"Hard" profession, and long-term survival

Mauri Favaron
Posted March 28, 2010 from Italy

"I'm so satisfied!"

And meanwhile, I'd like doing anything else.

No, not really "anything". I've quite clear ideas, of a job more in contact with people, where my "real me" could really shine.

But in the moment, as my boss kindly advised me, I'd better shine in applied mathematics (my more-or-less field).

He was very -ehm- convincing. And so, my dream of devoting myself to marketing, or something very "communicative", will stay in my shelf for some five years more. (No problem: it stays there, well disciplined, since two decades, with no serious sign of suffering, or starvation).

Meanwhile, I have to survive the Terminal.

                • *

I'm in love with my field, and find many ways to extend, to apply it.

Yet there are times, in which I acutely sense the job I'm doing was not designed with me in mind.

I'm a very "relational" person. One of those getting a very high "empathetic coefficient" in Simon Baron Cohen's scale, and a shamefully low "systemizing score". Sure my center is not in cold intellectual achievement: it may momentarily amuse me, but in the end it tastes irrelevant.

I strive for contact. I'm thirsty of human connection, literally. There are days in which a missing "Hello!" may turn me crazy the whole day.

But my professional role doesn't help. As an "applied mathematician", I'm supposed to deal with problems other find very difficult, try solving, and presenting them in a useful way they can understand. I didn't realize in the beginning of my career, but this creates distance.

Of course it isn't because of my special merit. There are well known and trusted techniques, sometimes coming from ancient Greeks or even before, which can be applied to solve real world problems. Some of them are really simple, as for example "linear programming". All what you are really demanded to do is remembering they exist somewhere, identify which one may apply to your case, and use.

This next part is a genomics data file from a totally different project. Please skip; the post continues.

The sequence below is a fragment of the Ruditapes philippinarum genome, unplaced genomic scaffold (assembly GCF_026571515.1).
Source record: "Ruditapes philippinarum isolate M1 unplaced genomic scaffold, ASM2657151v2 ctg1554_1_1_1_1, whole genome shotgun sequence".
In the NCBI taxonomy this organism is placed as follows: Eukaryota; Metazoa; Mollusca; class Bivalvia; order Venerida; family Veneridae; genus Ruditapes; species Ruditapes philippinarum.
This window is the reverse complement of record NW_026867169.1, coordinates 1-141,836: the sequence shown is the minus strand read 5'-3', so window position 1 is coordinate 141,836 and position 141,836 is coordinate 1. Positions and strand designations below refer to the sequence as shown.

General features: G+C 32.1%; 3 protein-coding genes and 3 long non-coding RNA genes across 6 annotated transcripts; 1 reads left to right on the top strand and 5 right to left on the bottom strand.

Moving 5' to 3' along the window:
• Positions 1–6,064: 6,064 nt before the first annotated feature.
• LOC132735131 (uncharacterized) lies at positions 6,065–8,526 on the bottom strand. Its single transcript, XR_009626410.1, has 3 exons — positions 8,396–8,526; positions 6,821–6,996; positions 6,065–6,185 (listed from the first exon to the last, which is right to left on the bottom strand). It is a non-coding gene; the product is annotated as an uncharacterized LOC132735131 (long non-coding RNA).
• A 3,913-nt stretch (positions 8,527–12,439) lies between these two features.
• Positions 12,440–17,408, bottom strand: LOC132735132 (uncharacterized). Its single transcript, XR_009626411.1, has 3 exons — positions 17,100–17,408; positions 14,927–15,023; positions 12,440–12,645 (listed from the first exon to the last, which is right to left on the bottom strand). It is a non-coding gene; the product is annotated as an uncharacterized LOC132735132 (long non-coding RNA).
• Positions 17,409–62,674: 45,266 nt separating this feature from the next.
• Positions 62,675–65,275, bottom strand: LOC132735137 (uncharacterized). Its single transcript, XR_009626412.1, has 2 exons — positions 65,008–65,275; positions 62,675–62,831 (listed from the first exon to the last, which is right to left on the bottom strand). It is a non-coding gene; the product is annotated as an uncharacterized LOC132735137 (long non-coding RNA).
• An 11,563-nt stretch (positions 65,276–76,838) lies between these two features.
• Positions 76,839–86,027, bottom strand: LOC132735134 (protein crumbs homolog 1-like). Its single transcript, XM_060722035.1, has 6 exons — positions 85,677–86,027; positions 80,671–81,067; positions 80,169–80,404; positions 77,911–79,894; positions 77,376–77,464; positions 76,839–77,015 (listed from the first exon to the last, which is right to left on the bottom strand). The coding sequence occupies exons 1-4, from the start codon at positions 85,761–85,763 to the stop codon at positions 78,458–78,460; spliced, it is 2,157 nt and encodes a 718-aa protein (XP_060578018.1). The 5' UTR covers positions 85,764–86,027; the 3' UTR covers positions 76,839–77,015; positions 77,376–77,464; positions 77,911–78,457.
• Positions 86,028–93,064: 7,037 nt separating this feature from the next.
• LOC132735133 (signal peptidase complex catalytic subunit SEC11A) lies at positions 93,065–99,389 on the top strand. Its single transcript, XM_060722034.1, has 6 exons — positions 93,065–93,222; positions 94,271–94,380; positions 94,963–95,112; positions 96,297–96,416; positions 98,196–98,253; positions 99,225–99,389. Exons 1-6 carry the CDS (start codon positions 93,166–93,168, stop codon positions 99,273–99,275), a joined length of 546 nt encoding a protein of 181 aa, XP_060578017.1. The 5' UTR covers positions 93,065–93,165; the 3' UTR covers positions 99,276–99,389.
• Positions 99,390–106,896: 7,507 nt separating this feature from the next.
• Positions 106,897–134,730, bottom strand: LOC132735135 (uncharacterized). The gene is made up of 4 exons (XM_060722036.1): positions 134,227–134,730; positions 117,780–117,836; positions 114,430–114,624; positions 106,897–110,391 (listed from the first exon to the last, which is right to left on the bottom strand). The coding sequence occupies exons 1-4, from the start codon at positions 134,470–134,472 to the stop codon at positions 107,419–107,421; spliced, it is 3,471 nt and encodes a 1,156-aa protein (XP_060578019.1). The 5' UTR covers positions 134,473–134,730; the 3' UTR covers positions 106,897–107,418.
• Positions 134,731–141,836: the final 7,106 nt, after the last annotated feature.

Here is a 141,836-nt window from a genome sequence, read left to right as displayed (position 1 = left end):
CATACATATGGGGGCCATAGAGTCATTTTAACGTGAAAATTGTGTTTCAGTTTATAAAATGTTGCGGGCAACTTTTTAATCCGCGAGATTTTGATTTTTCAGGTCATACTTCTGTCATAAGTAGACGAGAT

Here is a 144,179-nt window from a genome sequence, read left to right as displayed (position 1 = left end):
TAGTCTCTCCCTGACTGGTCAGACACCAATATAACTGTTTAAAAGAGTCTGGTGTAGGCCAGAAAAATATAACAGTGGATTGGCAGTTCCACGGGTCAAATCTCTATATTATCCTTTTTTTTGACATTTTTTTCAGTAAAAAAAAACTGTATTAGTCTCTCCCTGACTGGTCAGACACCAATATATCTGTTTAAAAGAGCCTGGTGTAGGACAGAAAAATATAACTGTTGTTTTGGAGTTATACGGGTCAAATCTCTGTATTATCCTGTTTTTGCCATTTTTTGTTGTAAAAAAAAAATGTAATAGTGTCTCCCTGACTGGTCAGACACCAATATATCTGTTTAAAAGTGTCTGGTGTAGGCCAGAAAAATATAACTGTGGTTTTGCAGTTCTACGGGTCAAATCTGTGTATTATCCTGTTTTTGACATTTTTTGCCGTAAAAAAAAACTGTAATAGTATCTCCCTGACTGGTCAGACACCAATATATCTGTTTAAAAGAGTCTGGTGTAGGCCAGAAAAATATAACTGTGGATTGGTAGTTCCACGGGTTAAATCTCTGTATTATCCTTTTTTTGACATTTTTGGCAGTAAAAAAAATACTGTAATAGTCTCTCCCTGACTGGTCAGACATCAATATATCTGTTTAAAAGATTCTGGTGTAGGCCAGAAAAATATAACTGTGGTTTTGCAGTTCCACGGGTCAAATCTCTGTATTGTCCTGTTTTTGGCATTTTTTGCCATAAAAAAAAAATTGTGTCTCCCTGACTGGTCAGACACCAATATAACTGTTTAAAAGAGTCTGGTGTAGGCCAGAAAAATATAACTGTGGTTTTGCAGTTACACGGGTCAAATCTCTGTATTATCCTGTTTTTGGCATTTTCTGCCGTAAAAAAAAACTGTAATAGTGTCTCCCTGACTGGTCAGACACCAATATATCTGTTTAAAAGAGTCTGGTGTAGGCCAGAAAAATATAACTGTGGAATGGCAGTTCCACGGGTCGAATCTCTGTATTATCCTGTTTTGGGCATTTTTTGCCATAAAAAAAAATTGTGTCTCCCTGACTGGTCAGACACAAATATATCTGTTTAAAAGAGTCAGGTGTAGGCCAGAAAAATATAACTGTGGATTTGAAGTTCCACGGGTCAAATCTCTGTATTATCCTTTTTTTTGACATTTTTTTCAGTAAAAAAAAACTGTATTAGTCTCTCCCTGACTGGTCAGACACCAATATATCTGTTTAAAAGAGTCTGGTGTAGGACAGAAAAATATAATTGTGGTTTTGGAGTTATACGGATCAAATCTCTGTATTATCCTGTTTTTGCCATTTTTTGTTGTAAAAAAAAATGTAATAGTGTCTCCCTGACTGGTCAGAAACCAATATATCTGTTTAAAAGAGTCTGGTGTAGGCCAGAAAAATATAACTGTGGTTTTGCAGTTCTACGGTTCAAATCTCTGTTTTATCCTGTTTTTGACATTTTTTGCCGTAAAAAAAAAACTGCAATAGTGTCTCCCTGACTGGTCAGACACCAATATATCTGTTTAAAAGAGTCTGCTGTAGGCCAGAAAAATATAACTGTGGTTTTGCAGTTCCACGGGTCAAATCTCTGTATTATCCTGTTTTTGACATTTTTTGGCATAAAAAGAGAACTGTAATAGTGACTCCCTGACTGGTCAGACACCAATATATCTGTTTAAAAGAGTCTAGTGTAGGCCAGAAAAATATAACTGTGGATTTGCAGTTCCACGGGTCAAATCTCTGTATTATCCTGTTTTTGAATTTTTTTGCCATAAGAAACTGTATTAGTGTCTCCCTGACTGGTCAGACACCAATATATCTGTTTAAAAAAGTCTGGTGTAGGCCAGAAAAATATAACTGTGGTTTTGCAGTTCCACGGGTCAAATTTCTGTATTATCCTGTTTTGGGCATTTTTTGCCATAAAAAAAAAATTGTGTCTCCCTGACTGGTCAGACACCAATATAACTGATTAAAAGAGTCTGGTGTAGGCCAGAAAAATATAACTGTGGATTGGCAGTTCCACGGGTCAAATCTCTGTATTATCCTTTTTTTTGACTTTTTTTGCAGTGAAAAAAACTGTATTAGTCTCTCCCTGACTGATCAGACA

Really nothing special.

But to most your colleagues, this all seems magics.

No wonder: they too are specialists, but in other fields. An engineer knows tons of things I'm barely aware of (and can assure fully: it took me three years to realize my Diesel car has a Diesel engine - I was so uninterested that I never opened myself the car hood; all I knew were: 1) I had to supply diesel fuel when the tank needle reached position 1 ("And pay attention! Diesel fuel!" as the salesman told staring at me with a doubtful expression); 2) Every 15000 km I had to carry the car to the garage; 3) In case of any trouble, go the garage or phone; 4) Pray never to need replacing a tyre) (according to a colleague of mine, this attitude is typical of mathematician drivers). What I don't know is someone else reason of life, and I blindly trust it, thanking goodness all works.

The feeling of "magics" makes you, invariably, a sort of token.

Nothing openly bad, in these days (some years ago the story was different: witches were routinely burned).

But still, it creates distance.

And the interaction! In the very technical, systemizing place where I happen to work, top people is accustomed to test others' ideas aggressively, using a confrontational style, as if assuming you are trying to dupe them. They will trust you, only after you have defended your idea strongly (judging more from their perception of your confidence, than from the technicalities themselves).

This is unnerving to me. Many interactions are these low-quality transactional exchanges, and they leave on me an enduring wound. I feel difficult to interact with those people friendly just after ten minutes, something which apparently does not happen to them.

With time, I realized most of these "troubles" are just consequence of different communication styles, and implicit expectations. They have very little to do with actual intentions, and trust. You "just" have to learn "their" language, without being conditioned excessively. But OK, this type of jobs is by definition always "minority", and always happens minorities have to learn mainstream languages.

I "discovered" another, possibly deeper, need: specific mentoring!

This may be difficult to find in-house, at least in Italy. But, it can be found outside.